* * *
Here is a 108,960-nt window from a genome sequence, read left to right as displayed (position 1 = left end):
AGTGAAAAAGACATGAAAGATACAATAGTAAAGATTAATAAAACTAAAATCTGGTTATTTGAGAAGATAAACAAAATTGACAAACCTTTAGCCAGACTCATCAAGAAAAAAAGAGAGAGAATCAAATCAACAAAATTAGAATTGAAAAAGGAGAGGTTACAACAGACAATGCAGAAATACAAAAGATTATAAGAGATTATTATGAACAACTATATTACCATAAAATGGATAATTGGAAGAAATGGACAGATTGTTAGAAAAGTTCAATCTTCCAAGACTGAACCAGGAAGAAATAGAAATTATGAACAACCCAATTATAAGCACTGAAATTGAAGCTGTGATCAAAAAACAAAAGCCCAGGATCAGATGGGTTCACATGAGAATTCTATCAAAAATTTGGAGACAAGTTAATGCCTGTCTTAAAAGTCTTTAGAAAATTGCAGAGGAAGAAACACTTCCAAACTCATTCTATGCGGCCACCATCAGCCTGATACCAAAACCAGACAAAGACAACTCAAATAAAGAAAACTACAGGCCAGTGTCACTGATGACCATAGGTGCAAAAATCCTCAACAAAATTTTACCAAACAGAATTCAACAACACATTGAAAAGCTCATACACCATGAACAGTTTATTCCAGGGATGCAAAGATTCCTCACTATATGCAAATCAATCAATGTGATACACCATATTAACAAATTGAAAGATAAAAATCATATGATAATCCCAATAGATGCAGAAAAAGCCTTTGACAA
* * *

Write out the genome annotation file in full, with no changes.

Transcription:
Here is a 108,960-nt window from a genome sequence, read left to right as displayed (position 1 = left end):
AGTGAAAAAGACATGAAAGATACAATAGTAAAGATTAATAAAACTAAAATCTGGTTATTTGAGAAGATAAACAAAATTGACAAACCTTTAGCCAGACTCATCAAGAAAAAAAGAGAGAGAATCAAATCAACAAAATTAGAATTGAAAAAGGAGAGGTTACAACAGACAATGCAGAAATACAAAAGATTATAAGAGATTATTATGAACAACTATATTACCATAAAATGGATAATTGGAAGAAATGGACAGATTGTTAGAAAAGTTCAATCTTCCAAGACTGAACCAGGAAGAAATAGAAATTATGAACAACCCAATTATAAGCACTGAAATTGAAGCTGTGATCAAAAAACAAAAGCCCAGGATCAGATGGGTTCACATGAGAATTCTATCAAAAATTTGGAGACAAGTTAATGCCTGTCTTAAAAGTCTTTAGAAAATTGCAGAGGAAGAAACACTTCCAAACTCATTCTATGCGGCCACCATCAGCCTGATACCAAAACCAGACAAAGACAACTCAAATAAAGAAAACTACAGGCCAGTGTCACTGATGACCATAGGTGCAAAAATCCTCAACAAAATTTTACCAAACAGAATTCAACAACACATTGAAAAGCTCATACACCATGAACAGTTTATTCCAGGGATGCAAAGATTCCTCACTATATGCAAATCAATCAATGTGATACACCATATTAACAAATTGAAAGATAAAAATCATATGATAATCCCAATAGATGCAGAAAAAGCCTTTGACAA